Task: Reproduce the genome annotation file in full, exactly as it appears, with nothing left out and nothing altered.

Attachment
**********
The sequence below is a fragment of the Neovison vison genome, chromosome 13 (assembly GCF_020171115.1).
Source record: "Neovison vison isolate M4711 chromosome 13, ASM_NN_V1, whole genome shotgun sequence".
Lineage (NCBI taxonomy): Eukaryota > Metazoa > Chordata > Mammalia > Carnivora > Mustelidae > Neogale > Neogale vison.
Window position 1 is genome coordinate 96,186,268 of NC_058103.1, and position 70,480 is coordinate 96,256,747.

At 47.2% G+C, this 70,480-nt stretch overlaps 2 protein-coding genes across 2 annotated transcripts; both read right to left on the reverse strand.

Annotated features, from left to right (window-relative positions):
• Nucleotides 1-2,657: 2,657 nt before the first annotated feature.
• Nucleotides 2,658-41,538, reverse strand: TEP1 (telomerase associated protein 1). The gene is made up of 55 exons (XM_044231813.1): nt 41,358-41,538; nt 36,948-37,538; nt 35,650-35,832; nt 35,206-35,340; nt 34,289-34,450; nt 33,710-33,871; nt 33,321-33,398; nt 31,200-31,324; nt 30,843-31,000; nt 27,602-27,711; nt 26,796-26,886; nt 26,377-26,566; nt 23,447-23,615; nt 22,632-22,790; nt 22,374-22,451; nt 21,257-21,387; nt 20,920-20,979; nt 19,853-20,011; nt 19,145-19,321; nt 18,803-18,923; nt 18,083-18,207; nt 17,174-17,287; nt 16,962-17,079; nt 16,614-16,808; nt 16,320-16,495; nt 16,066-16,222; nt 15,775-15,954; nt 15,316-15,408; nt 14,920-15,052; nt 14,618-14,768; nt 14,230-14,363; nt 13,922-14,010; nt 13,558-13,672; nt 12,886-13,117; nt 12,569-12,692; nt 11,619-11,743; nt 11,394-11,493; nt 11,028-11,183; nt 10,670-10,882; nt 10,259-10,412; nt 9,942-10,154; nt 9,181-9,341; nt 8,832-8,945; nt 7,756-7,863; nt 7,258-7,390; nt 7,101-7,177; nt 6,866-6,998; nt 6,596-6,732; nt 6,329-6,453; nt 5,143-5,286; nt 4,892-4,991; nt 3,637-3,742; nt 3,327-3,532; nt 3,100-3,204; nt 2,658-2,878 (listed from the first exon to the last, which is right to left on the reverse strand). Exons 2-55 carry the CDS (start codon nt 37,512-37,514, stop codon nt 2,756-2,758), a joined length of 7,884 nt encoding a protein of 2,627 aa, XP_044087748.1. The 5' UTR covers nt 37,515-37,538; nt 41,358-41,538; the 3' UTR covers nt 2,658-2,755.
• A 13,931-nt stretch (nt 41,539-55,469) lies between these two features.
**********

The sequence below is a fragment of the Neovison vison genome, chromosome 13 (assembly GCF_020171115.1).
Source record: "Neovison vison isolate M4711 chromosome 13, ASM_NN_V1, whole genome shotgun sequence".
Lineage (NCBI taxonomy): Eukaryota > Metazoa > Chordata > Mammalia > Carnivora > Mustelidae > Neogale > Neogale vison.
Window position 1 is genome coordinate 96,186,268 of NC_058103.1, and position 70,480 is coordinate 96,256,747.

At 47.2% G+C, this 70,480-nt stretch overlaps 2 protein-coding genes across 2 annotated transcripts; both read right to left on the reverse strand.

Annotated features, from left to right (window-relative positions):
• Nucleotides 1-2,657: 2,657 nt before the first annotated feature.
• Nucleotides 2,658-41,538, reverse strand: TEP1 (telomerase associated protein 1). The gene is made up of 55 exons (XM_044231813.1): nt 41,358-41,538; nt 36,948-37,538; nt 35,650-35,832; nt 35,206-35,340; nt 34,289-34,450; nt 33,710-33,871; nt 33,321-33,398; nt 31,200-31,324; nt 30,843-31,000; nt 27,602-27,711; nt 26,796-26,886; nt 26,377-26,566; nt 23,447-23,615; nt 22,632-22,790; nt 22,374-22,451; nt 21,257-21,387; nt 20,920-20,979; nt 19,853-20,011; nt 19,145-19,321; nt 18,803-18,923; nt 18,083-18,207; nt 17,174-17,287; nt 16,962-17,079; nt 16,614-16,808; nt 16,320-16,495; nt 16,066-16,222; nt 15,775-15,954; nt 15,316-15,408; nt 14,920-15,052; nt 14,618-14,768; nt 14,230-14,363; nt 13,922-14,010; nt 13,558-13,672; nt 12,886-13,117; nt 12,569-12,692; nt 11,619-11,743; nt 11,394-11,493; nt 11,028-11,183; nt 10,670-10,882; nt 10,259-10,412; nt 9,942-10,154; nt 9,181-9,341; nt 8,832-8,945; nt 7,756-7,863; nt 7,258-7,390; nt 7,101-7,177; nt 6,866-6,998; nt 6,596-6,732; nt 6,329-6,453; nt 5,143-5,286; nt 4,892-4,991; nt 3,637-3,742; nt 3,327-3,532; nt 3,100-3,204; nt 2,658-2,878 (listed from the first exon to the last, which is right to left on the reverse strand). Exons 2-55 carry the CDS (start codon nt 37,512-37,514, stop codon nt 2,756-2,758), a joined length of 7,884 nt encoding a protein of 2,627 aa, XP_044087748.1. The 5' UTR covers nt 37,515-37,538; nt 41,358-41,538; the 3' UTR covers nt 2,658-2,755.
• A 13,931-nt stretch (nt 41,539-55,469) lies between these two features.